In the past year or so, some artists who’ve exhibited at Rodman Hall in St. Catharines have found increasing international recognition.
Kent Monkman, who exhibited there in 2012, was recently commissioned to create paintings for the Metropolitan Museum of Art’s Great Hall. Brendan Fernandes, who had a solo show there in 2014, is featured in this summer’s Whitney Biennial and earned a new profile in the New York Times. And Edward Burtynsky, who exhibited there in 2011, as well as donated $617,000 of his prints in 2012, won one of the latest editions of the UK’s Photo London Masters Award.
But Rodman Hall itself—the largest public art museum in Niagara—has been struggling of late. In April, controversy erupted when Brock University, under financial stress, said it would be clearing out the gallery’s collection and moving it into its new school of fine arts downtown.
Hope is re-emerging, however, as a new local group is working with the university to make a positive shift.
“We are not out of the woods yet, I would say, but it’s clear to us that Brock University [now] wants to see the best possible solution for Rodman Hall,” says Rebecca Cann of the advocacy group Rodman Hall Alliance. “It’s a great step forward because I don’t think we were on the same page three months ago.”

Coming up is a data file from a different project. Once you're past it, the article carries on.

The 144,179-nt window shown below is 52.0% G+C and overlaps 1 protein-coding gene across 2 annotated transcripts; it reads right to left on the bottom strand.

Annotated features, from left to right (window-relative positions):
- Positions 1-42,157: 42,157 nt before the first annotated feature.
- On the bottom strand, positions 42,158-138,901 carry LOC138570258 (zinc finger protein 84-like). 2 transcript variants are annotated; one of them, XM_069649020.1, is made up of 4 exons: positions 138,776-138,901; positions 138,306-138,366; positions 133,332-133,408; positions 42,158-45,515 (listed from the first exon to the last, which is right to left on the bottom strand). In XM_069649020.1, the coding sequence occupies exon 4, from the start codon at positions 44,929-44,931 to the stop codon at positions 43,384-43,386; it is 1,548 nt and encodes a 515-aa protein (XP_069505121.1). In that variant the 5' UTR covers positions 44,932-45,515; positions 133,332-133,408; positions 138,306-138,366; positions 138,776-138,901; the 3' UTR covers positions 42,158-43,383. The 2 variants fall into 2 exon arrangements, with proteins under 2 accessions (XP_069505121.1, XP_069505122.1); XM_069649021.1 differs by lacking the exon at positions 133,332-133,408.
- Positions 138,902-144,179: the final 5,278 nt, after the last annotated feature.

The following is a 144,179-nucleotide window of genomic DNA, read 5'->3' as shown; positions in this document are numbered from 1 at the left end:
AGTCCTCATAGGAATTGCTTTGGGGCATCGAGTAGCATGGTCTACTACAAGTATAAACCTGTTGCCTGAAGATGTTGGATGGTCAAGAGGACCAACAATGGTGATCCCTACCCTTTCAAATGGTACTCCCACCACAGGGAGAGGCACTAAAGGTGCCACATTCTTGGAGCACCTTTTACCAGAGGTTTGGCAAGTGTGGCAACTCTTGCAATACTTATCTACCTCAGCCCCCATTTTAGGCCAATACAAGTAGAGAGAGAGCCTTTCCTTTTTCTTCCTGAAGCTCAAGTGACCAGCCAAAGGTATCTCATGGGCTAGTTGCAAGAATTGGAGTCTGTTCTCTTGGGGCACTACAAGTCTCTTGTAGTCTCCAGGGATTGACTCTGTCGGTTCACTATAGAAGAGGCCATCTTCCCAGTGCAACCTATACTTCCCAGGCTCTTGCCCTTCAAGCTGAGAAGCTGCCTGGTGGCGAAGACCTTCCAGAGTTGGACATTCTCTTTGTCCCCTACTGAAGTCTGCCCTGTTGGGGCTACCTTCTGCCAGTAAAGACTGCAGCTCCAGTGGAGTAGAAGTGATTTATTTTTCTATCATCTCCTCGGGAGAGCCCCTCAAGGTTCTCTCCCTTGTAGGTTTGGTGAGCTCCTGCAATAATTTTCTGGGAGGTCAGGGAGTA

In late June, six local artists and community members formed a new group called Rodman Hall Art Centre Inc. Led by Jean Bridge, an artist and former art instructor at Brock, the group has been having positive discussions with the university. Currently, the group and university are focusing on creating a business plan that will make a more sensible and successful transfer of ownership for Rodman Hall away from the university and into community hands.
“The criticism [of Brock’s April plan] was so ample that they have really changed their perspective,” says Bridge. “We now find Brock is very encouraging and we feel cautiously optimistic that we will reach the necessary agreements to make a smooth transition.”
Cann, who worked in the City of St. Catharines’ culture division for 17 years, agrees: “It’s clear that Brock has really listened to the concern and is ready to move forward in a positive manner.”
One of the big challenges for Rodman Hall Art Centre Inc. ahead will be figuring out how to replace the operating funds once provided by the university—especially after 2023, when Brock’s current contractual obligations to Rodman Hall end.
“Normally, a regional public art gallery would find a big proportion of revenue from sources like municipalities,” says Bridge. “So we have a lot of work to do to bring the city into this equation.”
The new Rodman Hall Art Centre Inc. board will also be exploring revenues from donors and sponsors as opportunities, Bridge says. And she would also like to see the art centre better knitted into the civic fabric through improved wayfinding and other means.
“There is work to do to re-engage the community in Rodman Hall,” Bridge admits, noting that the gallery has been regarded by some locals as an “ivory tower” at times, even though it has organized a lot of local and regional exhibitions and programs.
In the meantime, Cann says that if people inside or outside St. Catharines want to help support the gallery—and its prescient programming—there are actions they can take.
“I would encourage people to take out a membership for Rodman Hall,” says Cann. “That kind of support is an affirmation to the locals that art galleries in every community matter.”